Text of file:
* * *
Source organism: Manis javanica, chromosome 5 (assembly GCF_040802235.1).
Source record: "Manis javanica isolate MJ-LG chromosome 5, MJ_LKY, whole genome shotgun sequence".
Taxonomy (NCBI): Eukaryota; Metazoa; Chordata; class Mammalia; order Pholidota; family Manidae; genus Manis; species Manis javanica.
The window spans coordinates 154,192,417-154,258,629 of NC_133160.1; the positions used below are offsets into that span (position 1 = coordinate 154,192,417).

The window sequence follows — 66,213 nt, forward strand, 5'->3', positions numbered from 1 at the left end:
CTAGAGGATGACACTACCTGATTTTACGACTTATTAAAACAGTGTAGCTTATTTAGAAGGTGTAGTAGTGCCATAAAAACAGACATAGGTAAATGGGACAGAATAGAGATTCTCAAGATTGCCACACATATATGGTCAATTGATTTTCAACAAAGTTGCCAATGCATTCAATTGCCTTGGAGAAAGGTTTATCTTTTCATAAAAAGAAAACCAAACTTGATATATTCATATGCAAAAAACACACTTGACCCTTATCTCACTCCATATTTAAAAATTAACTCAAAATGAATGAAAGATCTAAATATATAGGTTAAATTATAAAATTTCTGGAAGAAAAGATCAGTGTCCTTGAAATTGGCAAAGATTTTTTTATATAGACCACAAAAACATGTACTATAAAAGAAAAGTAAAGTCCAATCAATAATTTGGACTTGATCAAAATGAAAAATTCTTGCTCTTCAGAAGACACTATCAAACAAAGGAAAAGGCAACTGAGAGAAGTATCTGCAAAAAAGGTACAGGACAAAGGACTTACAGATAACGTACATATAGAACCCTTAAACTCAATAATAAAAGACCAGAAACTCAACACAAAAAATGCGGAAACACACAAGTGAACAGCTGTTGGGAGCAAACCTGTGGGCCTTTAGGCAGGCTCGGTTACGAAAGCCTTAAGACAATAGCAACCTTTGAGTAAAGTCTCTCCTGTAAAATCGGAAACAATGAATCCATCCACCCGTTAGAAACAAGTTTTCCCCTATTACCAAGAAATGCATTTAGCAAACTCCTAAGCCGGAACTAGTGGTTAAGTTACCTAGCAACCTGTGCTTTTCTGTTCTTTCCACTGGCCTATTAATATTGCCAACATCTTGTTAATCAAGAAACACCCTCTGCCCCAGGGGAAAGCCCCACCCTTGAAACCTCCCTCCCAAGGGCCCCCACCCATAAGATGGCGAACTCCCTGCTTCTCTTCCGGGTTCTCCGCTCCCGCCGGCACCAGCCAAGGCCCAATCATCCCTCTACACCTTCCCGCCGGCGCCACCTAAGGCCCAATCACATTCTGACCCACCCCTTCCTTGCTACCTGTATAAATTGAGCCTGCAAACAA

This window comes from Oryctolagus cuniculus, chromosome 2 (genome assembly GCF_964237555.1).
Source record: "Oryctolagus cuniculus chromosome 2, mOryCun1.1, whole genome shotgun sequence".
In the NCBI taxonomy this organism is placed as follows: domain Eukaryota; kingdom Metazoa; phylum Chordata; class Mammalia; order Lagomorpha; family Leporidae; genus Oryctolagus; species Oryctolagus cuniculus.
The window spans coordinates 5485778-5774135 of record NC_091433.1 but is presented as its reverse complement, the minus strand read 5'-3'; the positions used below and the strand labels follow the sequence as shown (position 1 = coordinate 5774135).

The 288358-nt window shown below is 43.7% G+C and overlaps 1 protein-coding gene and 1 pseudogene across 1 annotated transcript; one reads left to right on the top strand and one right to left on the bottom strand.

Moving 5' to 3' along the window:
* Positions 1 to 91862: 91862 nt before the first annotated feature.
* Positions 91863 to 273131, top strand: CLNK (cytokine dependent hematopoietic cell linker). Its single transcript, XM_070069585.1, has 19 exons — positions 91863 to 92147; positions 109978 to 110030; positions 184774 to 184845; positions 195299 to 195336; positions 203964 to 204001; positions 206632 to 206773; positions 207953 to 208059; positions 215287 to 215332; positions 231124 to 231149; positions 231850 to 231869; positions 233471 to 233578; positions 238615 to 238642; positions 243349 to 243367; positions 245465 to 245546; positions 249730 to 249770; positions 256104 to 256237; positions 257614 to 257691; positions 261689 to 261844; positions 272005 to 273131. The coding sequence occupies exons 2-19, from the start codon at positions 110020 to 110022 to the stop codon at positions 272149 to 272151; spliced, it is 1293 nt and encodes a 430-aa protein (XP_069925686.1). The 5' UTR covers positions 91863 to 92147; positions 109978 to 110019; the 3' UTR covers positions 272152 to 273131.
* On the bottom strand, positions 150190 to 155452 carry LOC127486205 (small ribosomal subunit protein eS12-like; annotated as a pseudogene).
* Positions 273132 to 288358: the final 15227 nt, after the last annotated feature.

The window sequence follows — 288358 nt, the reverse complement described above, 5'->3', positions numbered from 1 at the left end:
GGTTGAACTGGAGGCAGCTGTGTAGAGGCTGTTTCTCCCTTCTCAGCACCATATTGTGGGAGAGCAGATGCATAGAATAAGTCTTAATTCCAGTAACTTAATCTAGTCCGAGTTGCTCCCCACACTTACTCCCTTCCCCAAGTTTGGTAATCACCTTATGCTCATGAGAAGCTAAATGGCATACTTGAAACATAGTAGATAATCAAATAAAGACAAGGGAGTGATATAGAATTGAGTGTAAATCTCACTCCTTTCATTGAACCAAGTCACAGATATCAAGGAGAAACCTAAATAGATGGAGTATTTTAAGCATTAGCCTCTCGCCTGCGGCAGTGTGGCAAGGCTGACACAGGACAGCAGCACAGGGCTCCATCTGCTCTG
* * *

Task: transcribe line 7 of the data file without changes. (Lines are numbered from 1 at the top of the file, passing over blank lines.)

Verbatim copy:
This window comes from Oryctolagus cuniculus, chromosome 2 (genome assembly GCF_964237555.1).